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They could handle the snow. They could handle the ice. But when it came to freezing temperatures, the transportation department at the Metropolitan School District of Warren Township in Indianapolis, Indiana felt their school bus fleet could handle things better. With a fleet of diesel buses, the district had to brace for three to four months of annoying cold starts and middle-of-the-night warm ups every time the temperature dropped below freezing. They were ready for a change.
Better for school transportation directors
Before making the switch to propane autogas, Warren Township’s garage supervisor had to keep an eye on the temperature. If conditions started to get below freezing, his checklist began to lengthen:
- Arrive two hours early to get the buses warmed up and running.
- Start buses every four hours to prevent diesel fuel gelling.
- Move buses to garages if they can’t stay running overnight.
- Plug buses into block heaters, which increased energy bills.
After making the switch to propane autogas, the new buses start with the turn of the key even in below freezing temperatures.
“We believe they will start down to minus 39 (degrees),” said Steve Smith, director of transportation for Warren Township. “I don’t want to test them at minus 39, but I think they will.”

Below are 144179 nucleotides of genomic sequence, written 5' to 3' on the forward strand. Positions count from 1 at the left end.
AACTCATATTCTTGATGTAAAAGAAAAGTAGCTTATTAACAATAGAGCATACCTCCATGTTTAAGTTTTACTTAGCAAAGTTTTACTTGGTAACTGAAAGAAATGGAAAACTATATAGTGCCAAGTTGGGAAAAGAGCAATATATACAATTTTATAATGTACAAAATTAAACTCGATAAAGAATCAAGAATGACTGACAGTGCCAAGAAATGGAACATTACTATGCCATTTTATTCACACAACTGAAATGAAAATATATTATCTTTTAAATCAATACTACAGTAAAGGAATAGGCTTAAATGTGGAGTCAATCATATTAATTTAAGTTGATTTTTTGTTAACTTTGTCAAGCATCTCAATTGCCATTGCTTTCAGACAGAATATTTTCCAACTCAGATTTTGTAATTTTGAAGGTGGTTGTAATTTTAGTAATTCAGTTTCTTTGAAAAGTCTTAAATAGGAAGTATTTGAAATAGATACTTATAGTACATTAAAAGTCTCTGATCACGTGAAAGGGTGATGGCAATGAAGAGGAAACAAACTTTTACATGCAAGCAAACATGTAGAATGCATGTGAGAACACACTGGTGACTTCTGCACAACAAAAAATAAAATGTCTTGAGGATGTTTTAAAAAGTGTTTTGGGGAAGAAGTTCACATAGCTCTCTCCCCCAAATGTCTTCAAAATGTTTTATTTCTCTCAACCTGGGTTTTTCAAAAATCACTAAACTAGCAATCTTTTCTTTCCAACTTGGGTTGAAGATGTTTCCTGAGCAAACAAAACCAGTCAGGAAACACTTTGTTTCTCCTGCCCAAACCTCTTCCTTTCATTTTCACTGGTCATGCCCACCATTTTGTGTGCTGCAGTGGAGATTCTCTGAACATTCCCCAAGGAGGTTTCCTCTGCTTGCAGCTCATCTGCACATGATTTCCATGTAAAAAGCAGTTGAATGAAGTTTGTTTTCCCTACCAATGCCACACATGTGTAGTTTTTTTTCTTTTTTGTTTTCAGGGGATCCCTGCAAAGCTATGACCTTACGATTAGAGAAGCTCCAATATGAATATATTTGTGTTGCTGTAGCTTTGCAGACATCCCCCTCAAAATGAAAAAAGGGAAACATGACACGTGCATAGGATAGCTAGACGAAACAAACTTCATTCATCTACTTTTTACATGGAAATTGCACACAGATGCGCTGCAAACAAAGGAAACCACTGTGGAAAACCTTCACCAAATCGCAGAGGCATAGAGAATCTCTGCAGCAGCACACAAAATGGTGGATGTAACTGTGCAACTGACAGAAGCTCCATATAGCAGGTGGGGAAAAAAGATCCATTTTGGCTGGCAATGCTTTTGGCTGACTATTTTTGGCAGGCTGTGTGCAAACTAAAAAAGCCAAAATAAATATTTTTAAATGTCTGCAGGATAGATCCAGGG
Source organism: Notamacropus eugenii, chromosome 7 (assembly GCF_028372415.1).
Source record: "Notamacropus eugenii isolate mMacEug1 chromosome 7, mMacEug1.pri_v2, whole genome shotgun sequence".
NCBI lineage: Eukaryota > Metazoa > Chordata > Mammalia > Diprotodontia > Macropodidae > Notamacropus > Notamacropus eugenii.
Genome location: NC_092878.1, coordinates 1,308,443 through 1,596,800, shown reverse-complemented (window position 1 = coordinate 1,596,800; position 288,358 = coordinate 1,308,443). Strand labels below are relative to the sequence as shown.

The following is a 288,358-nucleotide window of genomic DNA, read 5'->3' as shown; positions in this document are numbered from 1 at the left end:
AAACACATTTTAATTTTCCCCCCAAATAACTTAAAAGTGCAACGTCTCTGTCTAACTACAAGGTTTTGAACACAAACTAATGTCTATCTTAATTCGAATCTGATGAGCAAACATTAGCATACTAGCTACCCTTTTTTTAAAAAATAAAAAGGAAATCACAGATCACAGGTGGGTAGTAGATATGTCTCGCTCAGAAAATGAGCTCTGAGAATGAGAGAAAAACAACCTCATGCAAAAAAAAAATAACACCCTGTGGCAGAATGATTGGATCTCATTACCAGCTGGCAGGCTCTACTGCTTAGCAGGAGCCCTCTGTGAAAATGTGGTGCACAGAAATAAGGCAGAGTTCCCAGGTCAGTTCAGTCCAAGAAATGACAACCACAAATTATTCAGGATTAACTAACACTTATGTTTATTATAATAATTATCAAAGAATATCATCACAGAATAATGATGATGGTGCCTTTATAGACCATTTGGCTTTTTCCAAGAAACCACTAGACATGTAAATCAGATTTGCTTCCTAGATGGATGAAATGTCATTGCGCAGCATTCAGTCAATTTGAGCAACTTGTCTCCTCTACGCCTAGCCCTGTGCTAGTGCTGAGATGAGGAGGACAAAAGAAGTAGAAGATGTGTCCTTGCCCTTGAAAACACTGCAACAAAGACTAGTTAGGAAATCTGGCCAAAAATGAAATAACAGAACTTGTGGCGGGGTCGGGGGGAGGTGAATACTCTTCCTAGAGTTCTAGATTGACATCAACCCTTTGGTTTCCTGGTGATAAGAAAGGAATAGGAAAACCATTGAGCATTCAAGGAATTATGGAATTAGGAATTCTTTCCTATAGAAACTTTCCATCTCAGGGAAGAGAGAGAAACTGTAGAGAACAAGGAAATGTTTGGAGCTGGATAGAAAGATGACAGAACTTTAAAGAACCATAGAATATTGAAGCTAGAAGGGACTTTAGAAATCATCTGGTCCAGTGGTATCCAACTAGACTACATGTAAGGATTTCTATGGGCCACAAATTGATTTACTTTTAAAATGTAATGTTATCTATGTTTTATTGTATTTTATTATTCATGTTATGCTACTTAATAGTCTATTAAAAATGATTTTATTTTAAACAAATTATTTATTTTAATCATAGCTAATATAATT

Better for drivers
Drivers who operate the propane autogas buses report the vehicles are cleaner, quieter, and easier to operate than diesel buses. In fact, the district says the drivers like the propane autogas buses so much, there’s now a waiting list for drivers wanting to run the next round of propane autogas buses.
Better for students
Not only do propane autogas buses start up in any weather, the heating system on the buses is also greatly improved. Drivers report buses heating up quicker, giving a school bus full of students a warm, safe trip to school.
Hear directly from Warren Township’s transportation team about the many benefits propane autogas provides for their school district in this Straight Talk video.